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Raised Rolls

Raised Rolls
By Bonnie Hensley Lockhart on Tuesday, December 3, 2013 at 10:02am
? 2 quarts of sifted flour.
? 1 pint of boiled milk (lukewarm).
? 1 tablespoon sugar.
? ? cup butter and lard, mixed.
? ? cake compressed yeast, or ? cup yeast. (sponge, not dry yeast)
? 1 teaspoon salt.
At 5 o’clock P.M. set sponge with half or three-fourths of the flour and all the other ingredients.
About 9 o’clock in the evening, knead well, adding the balance of the flour. Cover and let stand in a warm place until morning. In the morning, roll out about ? of an inch thick, cut into small rolls, place in baking pans far enough apart so they will not touch, and when raised quite light, bake.
Or, take the same ingredients as above (with one exception; take one whole cake of compressed yeast), dissolved in half a cup of luke-warm water, and flour enough to make a thin batter. Do this at 8.30 in the morning and let rise until 1 o’clock; then knead enough flour in to make a soft dough, as soft as can be handled. Stand in a warm place until 4.30, roll out quite thin; cut with small, round cake-cutter and fold over like a pocketbook, putting a small piece of butter the size of a pea between the folds; set in a warm place until 5.30, or until very light; then bake a delicate brown in a hot oven. If made quite small, 70 rolls may be made from this dough.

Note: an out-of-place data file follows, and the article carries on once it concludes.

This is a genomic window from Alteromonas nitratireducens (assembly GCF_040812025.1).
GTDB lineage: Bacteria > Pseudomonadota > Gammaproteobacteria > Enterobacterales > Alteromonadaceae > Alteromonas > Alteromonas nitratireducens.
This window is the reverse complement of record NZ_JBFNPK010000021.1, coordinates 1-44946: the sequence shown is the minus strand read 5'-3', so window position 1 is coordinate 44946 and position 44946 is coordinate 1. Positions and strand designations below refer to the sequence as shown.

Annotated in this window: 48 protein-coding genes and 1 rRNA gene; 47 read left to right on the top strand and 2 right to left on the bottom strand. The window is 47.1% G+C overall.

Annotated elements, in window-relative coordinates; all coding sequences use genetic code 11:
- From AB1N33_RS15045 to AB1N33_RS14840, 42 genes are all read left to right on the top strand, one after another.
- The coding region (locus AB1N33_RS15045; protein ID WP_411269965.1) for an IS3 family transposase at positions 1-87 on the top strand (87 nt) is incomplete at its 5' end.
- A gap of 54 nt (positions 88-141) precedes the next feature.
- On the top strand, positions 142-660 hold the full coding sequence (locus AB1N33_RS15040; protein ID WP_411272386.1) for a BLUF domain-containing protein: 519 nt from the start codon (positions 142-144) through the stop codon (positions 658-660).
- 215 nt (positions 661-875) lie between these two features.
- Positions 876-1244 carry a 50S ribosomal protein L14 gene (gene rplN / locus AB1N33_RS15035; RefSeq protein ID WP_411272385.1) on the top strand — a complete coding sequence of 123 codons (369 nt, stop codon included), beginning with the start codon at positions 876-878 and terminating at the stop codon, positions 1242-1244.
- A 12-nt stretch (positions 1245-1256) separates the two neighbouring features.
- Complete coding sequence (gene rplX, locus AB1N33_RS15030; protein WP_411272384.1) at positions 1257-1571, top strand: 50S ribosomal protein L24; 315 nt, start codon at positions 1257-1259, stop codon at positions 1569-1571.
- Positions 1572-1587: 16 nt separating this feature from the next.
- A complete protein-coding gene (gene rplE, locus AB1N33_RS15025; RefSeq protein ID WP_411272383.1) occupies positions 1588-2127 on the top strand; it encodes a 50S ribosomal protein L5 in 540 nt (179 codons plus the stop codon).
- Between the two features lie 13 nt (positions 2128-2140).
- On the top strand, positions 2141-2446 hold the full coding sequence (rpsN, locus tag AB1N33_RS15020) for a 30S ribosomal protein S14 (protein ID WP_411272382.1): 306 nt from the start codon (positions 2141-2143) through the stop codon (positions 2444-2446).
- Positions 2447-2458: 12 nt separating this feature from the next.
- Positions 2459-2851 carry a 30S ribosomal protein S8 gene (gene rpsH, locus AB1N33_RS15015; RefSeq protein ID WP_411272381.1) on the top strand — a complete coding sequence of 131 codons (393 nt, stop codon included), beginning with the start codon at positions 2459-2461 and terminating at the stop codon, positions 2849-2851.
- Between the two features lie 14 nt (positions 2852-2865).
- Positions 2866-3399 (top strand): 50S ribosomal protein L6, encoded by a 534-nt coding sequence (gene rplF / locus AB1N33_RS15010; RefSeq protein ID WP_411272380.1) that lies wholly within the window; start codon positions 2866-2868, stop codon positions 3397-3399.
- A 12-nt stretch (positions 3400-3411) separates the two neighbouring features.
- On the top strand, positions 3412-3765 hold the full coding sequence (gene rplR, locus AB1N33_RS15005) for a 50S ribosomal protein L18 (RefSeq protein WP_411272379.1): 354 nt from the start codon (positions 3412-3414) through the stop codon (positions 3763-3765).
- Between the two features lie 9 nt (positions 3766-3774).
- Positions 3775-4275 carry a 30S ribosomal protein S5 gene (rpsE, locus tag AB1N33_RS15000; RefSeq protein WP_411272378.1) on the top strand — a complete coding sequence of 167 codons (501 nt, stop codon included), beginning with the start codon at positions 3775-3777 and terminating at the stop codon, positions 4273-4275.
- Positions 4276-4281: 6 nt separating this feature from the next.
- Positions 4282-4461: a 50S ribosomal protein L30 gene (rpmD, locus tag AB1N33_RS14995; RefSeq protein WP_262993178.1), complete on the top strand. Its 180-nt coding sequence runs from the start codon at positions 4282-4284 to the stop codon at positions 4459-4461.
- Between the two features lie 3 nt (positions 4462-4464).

To cause rolls of any kind to have a rich, brown glaze, when baked, before placing the pan containing them in the oven, brush over the top of each roll the following mixture, composed of?yolk of 1 egg, 1 tablespoon of milk, and 1 teaspoon of sugar.
from 1915 book Mary down on the Farm

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